A friend remarked one day, as I told him about my ordeal at work, "You haven't really witnessed office politics. What you said about your earlier stints, is not politics at all. Office politics is worse than that. I have seen it. It can push you to quit the organization. That's the real office politics." I didn't know how to react to that remark. I barely nodded.
A new genre of politics
Office politics is the new-age "political news" that you get to hear on a daily basis if you are working. And, if you aren't working, then you'll get to hear it from the never-ending sob stories that your friends would have to share about their office. Work culture, work ethics, relationship management, human resource management etc are the new buzzwords. In the garb of these new buzzwords, what you get is ample amount of dirt thrown at you from various ends- top to bottom, bottom to top, left to right and vice versa.
You never run out of "breaking news" in this genre of politics. You get your daily dose of news, gossips, and some head turning events to look at. It acts like that chewing gum which you want to chew even after it has lost its flavor. So, while on one hand, you scream and shout at how you were treated badly or manhandled or harassed; on the other, you like to indulge in someone else's messy affair even if that is not your business.
From where does this genre get its fodder?
I have often wondered why does this kind of politics happen? Or what led to this kind of politics reach a position where it is now? When we were in school, we were taught to be competitive. The feeling of competition was imbibed in us to make us strive to achieve the best, aim for the top. Things change as you come to college. There is competition but in a healthy spirit. But, things take a different turn as you enter the job scenario.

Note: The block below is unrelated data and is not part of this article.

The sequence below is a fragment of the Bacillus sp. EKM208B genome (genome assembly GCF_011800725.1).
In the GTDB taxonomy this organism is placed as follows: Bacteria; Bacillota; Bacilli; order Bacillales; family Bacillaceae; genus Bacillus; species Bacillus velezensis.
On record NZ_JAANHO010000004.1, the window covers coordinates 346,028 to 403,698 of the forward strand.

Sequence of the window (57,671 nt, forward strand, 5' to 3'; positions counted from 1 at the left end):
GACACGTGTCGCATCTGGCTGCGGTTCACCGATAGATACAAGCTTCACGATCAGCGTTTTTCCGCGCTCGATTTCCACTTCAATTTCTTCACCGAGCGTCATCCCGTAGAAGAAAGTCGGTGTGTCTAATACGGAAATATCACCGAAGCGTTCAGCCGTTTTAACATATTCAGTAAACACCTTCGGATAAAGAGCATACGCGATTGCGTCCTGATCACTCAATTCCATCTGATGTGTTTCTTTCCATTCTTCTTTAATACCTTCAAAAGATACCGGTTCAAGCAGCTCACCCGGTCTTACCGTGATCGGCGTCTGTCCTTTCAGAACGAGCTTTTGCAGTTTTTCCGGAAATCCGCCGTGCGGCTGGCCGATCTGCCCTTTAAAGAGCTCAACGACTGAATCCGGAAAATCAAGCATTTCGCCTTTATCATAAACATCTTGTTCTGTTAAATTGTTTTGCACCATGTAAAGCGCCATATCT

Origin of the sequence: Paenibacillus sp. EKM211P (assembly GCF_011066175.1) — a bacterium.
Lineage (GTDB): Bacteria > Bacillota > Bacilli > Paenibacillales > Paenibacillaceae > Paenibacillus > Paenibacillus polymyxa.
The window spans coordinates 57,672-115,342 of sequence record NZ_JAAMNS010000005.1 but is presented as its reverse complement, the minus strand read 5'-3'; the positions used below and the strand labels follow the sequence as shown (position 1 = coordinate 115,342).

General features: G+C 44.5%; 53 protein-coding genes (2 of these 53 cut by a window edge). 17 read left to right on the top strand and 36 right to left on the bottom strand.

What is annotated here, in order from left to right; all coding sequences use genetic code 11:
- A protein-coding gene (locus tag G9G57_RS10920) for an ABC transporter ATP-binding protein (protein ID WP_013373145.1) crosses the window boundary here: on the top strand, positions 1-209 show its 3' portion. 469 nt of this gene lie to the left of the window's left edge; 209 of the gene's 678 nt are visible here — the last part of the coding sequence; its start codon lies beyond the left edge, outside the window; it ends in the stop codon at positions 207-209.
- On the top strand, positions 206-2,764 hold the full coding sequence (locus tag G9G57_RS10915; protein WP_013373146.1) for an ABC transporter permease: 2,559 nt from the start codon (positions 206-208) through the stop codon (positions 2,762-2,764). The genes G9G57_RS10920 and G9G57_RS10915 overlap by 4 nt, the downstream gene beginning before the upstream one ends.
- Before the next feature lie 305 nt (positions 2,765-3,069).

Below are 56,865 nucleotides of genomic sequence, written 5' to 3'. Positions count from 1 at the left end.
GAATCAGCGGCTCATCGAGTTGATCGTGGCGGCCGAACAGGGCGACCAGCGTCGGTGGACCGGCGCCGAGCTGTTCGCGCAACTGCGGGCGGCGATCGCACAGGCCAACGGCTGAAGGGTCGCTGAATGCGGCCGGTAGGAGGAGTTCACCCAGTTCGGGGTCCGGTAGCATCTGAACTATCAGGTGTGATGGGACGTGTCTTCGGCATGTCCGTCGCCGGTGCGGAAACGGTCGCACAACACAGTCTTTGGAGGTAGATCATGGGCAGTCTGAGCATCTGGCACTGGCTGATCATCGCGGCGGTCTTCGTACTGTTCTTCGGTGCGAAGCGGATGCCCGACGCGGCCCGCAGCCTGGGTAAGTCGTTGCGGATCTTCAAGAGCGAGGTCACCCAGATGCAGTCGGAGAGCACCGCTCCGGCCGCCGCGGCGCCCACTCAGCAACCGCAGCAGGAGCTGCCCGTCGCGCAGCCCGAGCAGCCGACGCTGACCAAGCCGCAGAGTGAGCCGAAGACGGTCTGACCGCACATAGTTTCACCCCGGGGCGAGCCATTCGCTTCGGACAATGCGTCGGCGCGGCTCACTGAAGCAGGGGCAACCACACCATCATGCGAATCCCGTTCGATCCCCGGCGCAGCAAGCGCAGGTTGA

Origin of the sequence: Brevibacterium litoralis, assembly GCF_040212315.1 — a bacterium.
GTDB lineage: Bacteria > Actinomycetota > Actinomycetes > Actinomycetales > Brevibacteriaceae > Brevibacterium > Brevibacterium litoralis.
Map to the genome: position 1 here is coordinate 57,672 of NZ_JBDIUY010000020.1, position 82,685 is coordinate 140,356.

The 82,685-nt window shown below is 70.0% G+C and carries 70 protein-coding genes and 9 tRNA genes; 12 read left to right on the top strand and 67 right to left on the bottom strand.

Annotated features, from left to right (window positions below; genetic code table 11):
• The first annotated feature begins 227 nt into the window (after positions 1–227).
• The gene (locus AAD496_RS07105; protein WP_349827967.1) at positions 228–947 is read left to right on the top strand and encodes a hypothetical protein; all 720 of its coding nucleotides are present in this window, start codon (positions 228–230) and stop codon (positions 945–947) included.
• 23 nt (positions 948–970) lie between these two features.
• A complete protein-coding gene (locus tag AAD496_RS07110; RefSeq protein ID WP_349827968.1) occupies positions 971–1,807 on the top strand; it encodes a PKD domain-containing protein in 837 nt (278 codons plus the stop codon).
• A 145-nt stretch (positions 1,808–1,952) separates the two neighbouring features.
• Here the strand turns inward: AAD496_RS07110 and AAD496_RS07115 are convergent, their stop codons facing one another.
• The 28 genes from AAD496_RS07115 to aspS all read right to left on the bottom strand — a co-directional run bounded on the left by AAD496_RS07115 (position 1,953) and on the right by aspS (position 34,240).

- If you have happened to outperform the one, who was probably boss' pet, you'll be criticised for the smallest things that hold no value. Result? The pet wins hands down.
- If you are more talented than their already existing resources, there will be 'plots' played against you even before you've managed to sail through their interviews.
- And, if you are lucky enough to have joined, the existing resources would ensure that your reputation is put at stake.
Where do you stand in the hue of politics?
Circumstances mentioned above are only the tip of the iceberg. Once the iceberg breaks, or melts, the circumstances become murkier and dirtier. You indeed are pushed to the extreme of either resigning from the organisation or absorbing everything like a bullet-proof jacket. Your temperament changes leaps and bounds. Your stress levels are at a peak. You tend to fight and argue with even those who have nothing to do with your current situation.
Where does the difficulty lie in having worthy competition?
Why cannot we have healthy competitions even in the job scenario? Can't there be a culture where everyone who's doing well is given a word of appreciation rather than selecting a few and rewarding them with perks. Sometimes even the smallest gestures boost a lot of confidence in the concerned person. Is that too difficult to ask for?
They say startups are building a different culture. I have read umpteen number of stories about those at the helm of organisations, who resign and start their own venture because they could not take the way things functioned in their MNCs. Yet, there are people who even talk about how startups once having got the VC funding and more start becoming like the so-called MNCs.
Do you have an answer?
I do not know which category of people, employee, employer do you belong to. What I seek is a simple answer to the question- who benefits out of the politics of office?; what do you receive in the end after having forgone your self-respect?; what kind of a person do you become in reality?; what personal achievement awaits you after having been the talk of the 'office politics'?
If you find an answer, do let me know. I will be more than happy. For I have been trying to figure out what personal joys awaits the people who engross themselves in business other than their own, who feel by pulling down the other they can climb the ladder of success, who see sweet talking the boss as the best way to ensure a promotion, and who exploit the situation of the employee to their advantage.